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General Rater Guidelines for ‘Thin Affiliates’

In the past week, a document with the title “General Guidelines Version 3.18 March 30,2011” was leaked, that essentially dealt with the evaluation of websites. Though it is obviously directed at search engine raters, it should not be understood that it is necessarily used to train Google raters. However, since Google rather quickly and forcefully tried to prevent the publication of the document, this could be taken as an indication that it might be… (Info: Searchengineland, Potpiegirl).

Are the guidelines a training brief for Google raters?
Anyway, it doesn’t really matter. I don’t want to summarize the 125 pages here – that would be far too ambitious an undertaking. However, I would like to establish a link between those guidelines and the reality of what we’re dealing with, which is quite explicitly the theme of ‘spam detection’. And in connection with the Panda update, the question keeps coming up as to why some ‘thin’ affiliate pages were trampled by Panda while others were not.
So, getting down to the details! In the guidelines a ‘thin affiliate’ is essentially described as a website that earns money from affiliate agencies and that  exists only to earn money. A ‘thin affiliate’ offers no extra value and doesn’t help users in any way. So far that’s pretty easy to understand.

Who are these ‘thin affiliates’?

But it also says that all affiliates are not necessarily ‘thin’. A few domains are described quite precisely that, while living from affiliate agencies, still offer some value. For example, sites with price comparisons, product reviews, lyrics, recipes etc. Here are the  visibility curves of the affiliate sites identified in the document:

The shopping guides that were not considered to be ‘thin affiliates’
More or less content ‘un-thin affiliates’…
The effects of panda on the English example
And this is how it looks in Italy


Simply take a look for yourself at the sites in Essentials  — free of charge.

Indeed most of the mentioned sites seem to have survived the various Panda Updates relatively well. There are only a few cases where the authors of the guidelines and the Google Panda algorithm are not in agreement. This is quite interesting in itself and an additional indicator that the guidelines really did come from Google…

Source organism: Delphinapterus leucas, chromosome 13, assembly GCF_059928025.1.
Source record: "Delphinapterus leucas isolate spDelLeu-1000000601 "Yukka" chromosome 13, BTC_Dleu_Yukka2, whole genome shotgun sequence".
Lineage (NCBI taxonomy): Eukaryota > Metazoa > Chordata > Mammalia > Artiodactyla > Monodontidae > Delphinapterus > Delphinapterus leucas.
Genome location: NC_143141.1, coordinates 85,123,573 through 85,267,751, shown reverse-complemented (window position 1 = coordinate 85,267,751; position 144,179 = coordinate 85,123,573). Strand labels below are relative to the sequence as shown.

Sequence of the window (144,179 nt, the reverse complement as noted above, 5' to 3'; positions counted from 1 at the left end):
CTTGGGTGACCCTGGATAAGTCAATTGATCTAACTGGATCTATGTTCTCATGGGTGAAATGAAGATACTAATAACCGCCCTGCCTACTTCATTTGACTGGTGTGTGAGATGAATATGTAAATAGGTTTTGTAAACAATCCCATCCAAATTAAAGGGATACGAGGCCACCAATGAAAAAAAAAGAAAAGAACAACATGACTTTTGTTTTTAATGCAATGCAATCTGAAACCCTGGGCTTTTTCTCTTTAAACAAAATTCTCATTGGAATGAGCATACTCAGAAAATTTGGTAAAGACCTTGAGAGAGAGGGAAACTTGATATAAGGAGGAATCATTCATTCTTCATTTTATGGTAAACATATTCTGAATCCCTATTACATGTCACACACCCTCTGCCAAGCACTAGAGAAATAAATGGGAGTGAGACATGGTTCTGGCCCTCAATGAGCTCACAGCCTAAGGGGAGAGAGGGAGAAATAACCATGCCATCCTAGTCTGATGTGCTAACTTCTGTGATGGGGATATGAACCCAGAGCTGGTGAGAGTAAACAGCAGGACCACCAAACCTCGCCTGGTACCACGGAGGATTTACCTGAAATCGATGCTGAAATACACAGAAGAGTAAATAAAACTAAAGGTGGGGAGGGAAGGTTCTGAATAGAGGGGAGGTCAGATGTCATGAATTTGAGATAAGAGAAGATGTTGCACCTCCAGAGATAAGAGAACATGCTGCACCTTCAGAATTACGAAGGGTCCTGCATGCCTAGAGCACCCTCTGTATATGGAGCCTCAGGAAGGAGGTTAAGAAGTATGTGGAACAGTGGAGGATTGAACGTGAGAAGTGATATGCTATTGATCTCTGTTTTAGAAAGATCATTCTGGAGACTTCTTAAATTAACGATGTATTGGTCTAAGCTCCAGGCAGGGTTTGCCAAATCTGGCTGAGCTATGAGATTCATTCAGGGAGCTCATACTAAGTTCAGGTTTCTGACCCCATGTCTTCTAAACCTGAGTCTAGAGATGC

So how do you tell the difference between a ‘thin affiliate’ and a shop?

In any case it seems that these guidelines are a training manual and, as such, should include advice for distinguishing a ‘thin affiliate’ from a real shop. And indeed, the following tips or something similar are given to raters as a way of identifying real shops:

  • the presence of a functioning calculator for delivery charges
  • a functioning forum
  • links to a shopping basket that open at the same domain
  • a wish list function and/or the ability to save purchases for later
  • an option to login or register

The direction here is clear. Only sites in real contact with their users will be above suspicion as ‘thin affiliates’. Which all seems quite logical to me…

What do you think? Have you also read the document and what did you take from it?

Eric Kubitz

Eric Kubitz

P.S.: Who’s writing this stuff? My name is Eric Kubitz and I am one of the co-founders of CONTENTmanufaktur GmbH Anyone trying to reach me can do so via e-mail (, Google+ or on Twitter. ‘Til next time!

3 thoughts on “General Rater Guidelines for ‘Thin Affiliates’

  • Should price comparison sites have a shopping cart then 🙂

    The Nexttag example is interesting because it was the only one gaining visibility but lost it (at the 2.5 update or was it its competitors coming back?). seemed to got out of Panda but fall back into it (at the 2.5 update?).

    Google shopping “Relevant – helpful” (not a thin affiliate) remains stable

  • The graphics helped a bit, but I still don’t think I understand the problem entirely. Where can I do some more reading on the subject?

  • Affiliate Marketing News & Tips From Marketing Land 2014/10/27 at 7:20 am

    Affiliate programs will certainly produce a monitoring URL which contains numerous pieces of information, consisting of an identification number for the affiliate, the offer
    and the URL of the marketer’s offer.

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